In a recent article for the Paris Review, Kaya Genç reviews an art show in Istanbul that features, among other things, a bookshelf “holding more than one hundred books devoted to helping authors finish their manuscripts.”
Titles include 100 Ways to Improve Your Writing; Finding Your Voice: How to Put Personality in Your Writing; First Draft in 30 Days: A Novel Writer’s System for Building a Complete and Cohesive Manuscript; and How I Write: Secrets of a Bestselling Author.
Genç, who has read only one of the hundred books, finds the collection first amusing, then sad. He pities those poor souls desperate enough to pick up books such as this in hopes it will make them better writers:
Had the Stanford professor Franco Moretti analyzed the titles of their books with his distant reading methods, he would surely point to the curious ways in which they present the craft of writing: they offer exercises and strategies to create time for writing, they believe that a book is something that the writer grows, like a child, and that the literary voice is something one can find in a manual. Plots can be devised through kits and those same kits can help one write a first draft in thirty days; one can liberate her writing, or release or free her inner writer, just like that.
It’s tempting to agree with him. After all, there are no books in the world titled, Neurosurgery in 30 Days. And if all the secrets to writing a bestseller could be gleaned from a book, wouldn’t all of us simply buy said book, follow its instructions, and relax into a writerly life of luxury and fame?
There are other books on the list though, books that hold not promises but suggestions; books that talk about writing a novel not like assembling a bookcase from Ikea but as a craft that can be practiced and honed and eventually, after many years, if not mastered then at least tamed. Books that can (and frankly, have) helped many aspiring writers if not write a bestseller in thirty days, at least begin to develop good habits and treat the writing life as just that—a life that must be lived fully.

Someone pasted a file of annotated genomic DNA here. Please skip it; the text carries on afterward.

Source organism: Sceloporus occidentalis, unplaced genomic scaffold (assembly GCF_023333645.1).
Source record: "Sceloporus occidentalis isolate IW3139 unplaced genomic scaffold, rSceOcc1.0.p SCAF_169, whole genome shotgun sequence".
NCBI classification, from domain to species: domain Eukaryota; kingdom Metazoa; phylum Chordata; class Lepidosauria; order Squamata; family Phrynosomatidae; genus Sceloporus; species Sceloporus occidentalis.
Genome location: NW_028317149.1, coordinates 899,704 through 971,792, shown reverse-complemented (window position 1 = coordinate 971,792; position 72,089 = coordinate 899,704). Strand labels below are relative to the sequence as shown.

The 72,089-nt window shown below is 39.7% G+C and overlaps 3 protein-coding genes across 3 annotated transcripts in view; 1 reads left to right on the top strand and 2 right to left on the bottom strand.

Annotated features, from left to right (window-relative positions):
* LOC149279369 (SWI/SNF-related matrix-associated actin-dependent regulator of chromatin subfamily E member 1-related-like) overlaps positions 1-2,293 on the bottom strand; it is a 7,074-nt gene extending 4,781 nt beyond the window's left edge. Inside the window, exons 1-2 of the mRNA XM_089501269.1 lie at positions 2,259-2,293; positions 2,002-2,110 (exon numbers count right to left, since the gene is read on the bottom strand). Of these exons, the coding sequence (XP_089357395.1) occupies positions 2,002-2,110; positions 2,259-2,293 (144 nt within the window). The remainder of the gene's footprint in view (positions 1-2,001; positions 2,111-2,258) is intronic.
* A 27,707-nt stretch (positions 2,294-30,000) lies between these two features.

To be sure, someone like Allan Gurganus is not picking up any of the books in this collection. But for emerging writers, reading Anne Lamott’s Bird by Bird, Carolyn See’s Making a Literary Life, Stephen King’s On Writing, or even Julia Cameron’s The Artist’s Way can be beneficial. Not because any of these books will make us a bestselling author, but because when we’re just starting out writing, it’s important to learn it’s okay to take our writing seriously, to surround ourselves with other people who are serious about books, and to admit to ourselves “Yes, I’m an artist, there are others like me.”
At the beginning, it can sometimes feel like how-to books are the only things telling us our dreams are even possible. And books that demystify the process a little, or offer a glimpse into a world that we want to be a part of—there’s value in books like those. In fact, isn’t this all what books do best?
So, how many of those hundred books have you read?